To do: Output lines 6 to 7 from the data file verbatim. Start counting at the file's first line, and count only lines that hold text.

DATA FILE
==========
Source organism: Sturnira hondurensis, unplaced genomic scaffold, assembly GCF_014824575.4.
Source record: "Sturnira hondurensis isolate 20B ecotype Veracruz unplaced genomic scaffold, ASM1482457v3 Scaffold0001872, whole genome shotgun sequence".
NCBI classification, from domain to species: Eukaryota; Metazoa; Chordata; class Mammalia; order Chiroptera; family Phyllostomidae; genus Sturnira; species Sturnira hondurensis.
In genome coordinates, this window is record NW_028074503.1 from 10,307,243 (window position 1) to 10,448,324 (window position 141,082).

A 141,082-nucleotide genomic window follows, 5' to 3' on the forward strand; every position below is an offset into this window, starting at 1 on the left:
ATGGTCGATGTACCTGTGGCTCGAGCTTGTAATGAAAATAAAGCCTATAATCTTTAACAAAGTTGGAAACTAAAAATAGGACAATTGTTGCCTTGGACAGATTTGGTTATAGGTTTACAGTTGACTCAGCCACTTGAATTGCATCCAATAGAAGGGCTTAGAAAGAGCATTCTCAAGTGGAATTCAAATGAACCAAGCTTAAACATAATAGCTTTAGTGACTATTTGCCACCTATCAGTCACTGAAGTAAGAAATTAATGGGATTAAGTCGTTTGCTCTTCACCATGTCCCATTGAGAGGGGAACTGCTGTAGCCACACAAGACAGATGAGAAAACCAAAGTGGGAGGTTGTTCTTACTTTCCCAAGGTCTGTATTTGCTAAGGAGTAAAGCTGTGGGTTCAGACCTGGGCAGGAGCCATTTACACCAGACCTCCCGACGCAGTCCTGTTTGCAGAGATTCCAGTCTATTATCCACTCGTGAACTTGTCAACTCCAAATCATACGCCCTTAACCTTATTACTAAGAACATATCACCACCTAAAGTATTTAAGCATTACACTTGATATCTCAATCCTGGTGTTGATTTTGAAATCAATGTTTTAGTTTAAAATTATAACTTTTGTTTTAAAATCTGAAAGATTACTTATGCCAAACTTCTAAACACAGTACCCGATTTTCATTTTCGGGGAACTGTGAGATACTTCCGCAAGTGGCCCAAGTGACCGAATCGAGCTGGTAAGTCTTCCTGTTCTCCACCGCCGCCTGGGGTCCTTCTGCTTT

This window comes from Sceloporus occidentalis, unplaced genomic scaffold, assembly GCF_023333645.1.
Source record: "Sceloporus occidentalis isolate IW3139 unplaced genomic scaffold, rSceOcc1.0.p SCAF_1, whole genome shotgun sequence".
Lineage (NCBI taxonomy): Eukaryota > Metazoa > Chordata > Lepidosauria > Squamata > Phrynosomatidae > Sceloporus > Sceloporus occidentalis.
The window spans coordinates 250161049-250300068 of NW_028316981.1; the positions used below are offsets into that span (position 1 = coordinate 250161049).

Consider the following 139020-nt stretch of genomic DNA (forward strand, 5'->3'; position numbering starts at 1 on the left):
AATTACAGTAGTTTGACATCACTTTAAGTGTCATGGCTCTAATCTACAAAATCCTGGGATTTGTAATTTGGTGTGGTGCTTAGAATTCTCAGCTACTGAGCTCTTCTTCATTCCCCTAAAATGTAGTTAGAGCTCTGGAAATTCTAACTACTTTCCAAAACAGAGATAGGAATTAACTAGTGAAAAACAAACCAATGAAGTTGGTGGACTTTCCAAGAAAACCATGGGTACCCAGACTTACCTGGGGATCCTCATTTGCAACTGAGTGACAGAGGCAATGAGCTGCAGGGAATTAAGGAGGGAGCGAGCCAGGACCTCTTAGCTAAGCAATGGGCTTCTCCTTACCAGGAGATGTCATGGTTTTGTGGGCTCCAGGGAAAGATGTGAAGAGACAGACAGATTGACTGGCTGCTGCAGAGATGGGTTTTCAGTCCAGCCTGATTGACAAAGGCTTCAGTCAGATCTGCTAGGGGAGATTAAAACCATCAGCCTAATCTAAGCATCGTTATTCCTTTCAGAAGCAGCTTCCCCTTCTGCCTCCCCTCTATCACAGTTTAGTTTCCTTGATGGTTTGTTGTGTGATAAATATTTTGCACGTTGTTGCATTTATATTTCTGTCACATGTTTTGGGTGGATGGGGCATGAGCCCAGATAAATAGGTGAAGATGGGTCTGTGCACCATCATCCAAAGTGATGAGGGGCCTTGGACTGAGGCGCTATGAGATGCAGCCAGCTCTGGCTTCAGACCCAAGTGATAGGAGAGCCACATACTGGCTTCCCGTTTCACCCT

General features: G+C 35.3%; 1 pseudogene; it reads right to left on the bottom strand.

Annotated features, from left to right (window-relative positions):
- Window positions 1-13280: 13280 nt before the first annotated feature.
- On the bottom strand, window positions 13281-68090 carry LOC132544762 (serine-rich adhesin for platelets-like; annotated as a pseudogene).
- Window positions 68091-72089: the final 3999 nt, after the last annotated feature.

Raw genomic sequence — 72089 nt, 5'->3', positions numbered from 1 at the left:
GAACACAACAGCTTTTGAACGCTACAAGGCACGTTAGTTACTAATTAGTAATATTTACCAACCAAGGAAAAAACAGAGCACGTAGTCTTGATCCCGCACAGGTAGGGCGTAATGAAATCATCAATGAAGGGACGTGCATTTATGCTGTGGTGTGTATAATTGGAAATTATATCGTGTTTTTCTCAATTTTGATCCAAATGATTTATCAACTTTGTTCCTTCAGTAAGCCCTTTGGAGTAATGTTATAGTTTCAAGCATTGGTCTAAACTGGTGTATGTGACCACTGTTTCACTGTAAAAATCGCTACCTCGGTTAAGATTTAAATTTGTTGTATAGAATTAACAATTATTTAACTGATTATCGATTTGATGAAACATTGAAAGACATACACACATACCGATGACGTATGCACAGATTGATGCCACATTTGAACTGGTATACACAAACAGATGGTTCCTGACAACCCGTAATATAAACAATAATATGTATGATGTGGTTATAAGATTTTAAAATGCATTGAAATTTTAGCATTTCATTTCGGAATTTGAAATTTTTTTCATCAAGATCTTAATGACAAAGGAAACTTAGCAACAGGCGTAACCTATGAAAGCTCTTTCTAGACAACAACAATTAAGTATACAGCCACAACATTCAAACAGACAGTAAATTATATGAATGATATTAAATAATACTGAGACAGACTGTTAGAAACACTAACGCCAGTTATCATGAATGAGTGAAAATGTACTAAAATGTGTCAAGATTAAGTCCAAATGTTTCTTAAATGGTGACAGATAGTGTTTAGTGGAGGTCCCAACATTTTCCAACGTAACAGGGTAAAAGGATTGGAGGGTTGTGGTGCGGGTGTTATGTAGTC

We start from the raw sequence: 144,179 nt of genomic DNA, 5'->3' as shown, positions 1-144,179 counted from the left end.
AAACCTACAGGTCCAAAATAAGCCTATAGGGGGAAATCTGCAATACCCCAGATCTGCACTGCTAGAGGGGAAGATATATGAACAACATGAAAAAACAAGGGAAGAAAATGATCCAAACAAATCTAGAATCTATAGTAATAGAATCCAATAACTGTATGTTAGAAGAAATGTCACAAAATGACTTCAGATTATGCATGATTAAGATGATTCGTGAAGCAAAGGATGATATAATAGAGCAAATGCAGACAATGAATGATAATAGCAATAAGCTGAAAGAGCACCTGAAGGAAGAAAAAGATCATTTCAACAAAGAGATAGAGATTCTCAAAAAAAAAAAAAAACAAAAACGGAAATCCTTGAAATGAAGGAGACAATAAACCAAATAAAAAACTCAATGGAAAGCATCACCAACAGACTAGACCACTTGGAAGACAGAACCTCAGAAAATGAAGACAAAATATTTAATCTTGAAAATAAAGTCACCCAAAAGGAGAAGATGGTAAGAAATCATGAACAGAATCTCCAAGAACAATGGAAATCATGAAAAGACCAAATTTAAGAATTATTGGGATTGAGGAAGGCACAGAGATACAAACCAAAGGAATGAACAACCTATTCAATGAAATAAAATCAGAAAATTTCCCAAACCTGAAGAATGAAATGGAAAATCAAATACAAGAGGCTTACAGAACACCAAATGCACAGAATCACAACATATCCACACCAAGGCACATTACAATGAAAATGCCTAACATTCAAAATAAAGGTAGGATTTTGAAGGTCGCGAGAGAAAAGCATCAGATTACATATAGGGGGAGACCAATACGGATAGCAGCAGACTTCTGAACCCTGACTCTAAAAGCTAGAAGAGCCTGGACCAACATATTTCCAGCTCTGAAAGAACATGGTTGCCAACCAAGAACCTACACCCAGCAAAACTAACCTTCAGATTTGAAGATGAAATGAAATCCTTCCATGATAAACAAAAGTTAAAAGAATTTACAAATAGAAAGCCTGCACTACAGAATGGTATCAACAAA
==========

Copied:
ATGGTCGATGTACCTGTGGCTCGAGCTTGTAATGAAAATAAAGCCTATAATCTTTAACAAAGTTGGAAACTAAAAATAGGACAATTGTTGCCTTGGACAGATTTGGTTATAGGTTTACAGTTGACTCAGCCACTTGAATTGCATCCAATAGAAGGGCTTAGAAAGAGCATTCTCAAGTGGAATTCAAATGAACCAAGCTTAAACATAATAGCTTTAGTGACTATTTGCCACCTATCAGTCACTGAAGTAAGAAATTAATGGGATTAAGTCGTTTGCTCTTCACCATGTCCCATTGAGAGGGGAACTGCTGTAGCCACACAAGACAGATGAGAAAACCAAAGTGGGAGGTTGTTCTTACTTTCCCAAGGTCTGTATTTGCTAAGGAGTAAAGCTGTGGGTTCAGACCTGGGCAGGAGCCATTTACACCAGACCTCCCGACGCAGTCCTGTTTGCAGAGATTCCAGTCTATTATCCACTCGTGAACTTGTCAACTCCAAATCATACGCCCTTAACCTTATTACTAAGAACATATCACCACCTAAAGTATTTAAGCATTACACTTGATATCTCAATCCTGGTGTTGATTTTGAAATCAATGTTTTAGTTTAAAATTATAACTTTTGTTTTAAAATCTGAAAGATTACTTATGCCAAACTTCTAAACACAGTACCCGATTTTCATTTTCGGGGAACTGTGAGATACTTCCGCAAGTGGCCCAAGTGACCGAATCGAGCTGGTAAGTCTTCCTGTTCTCCACCGCCGCCTGGGGTCCTTCTGCTTT

This window comes from Sceloporus occidentalis, unplaced genomic scaffold, assembly GCF_023333645.1.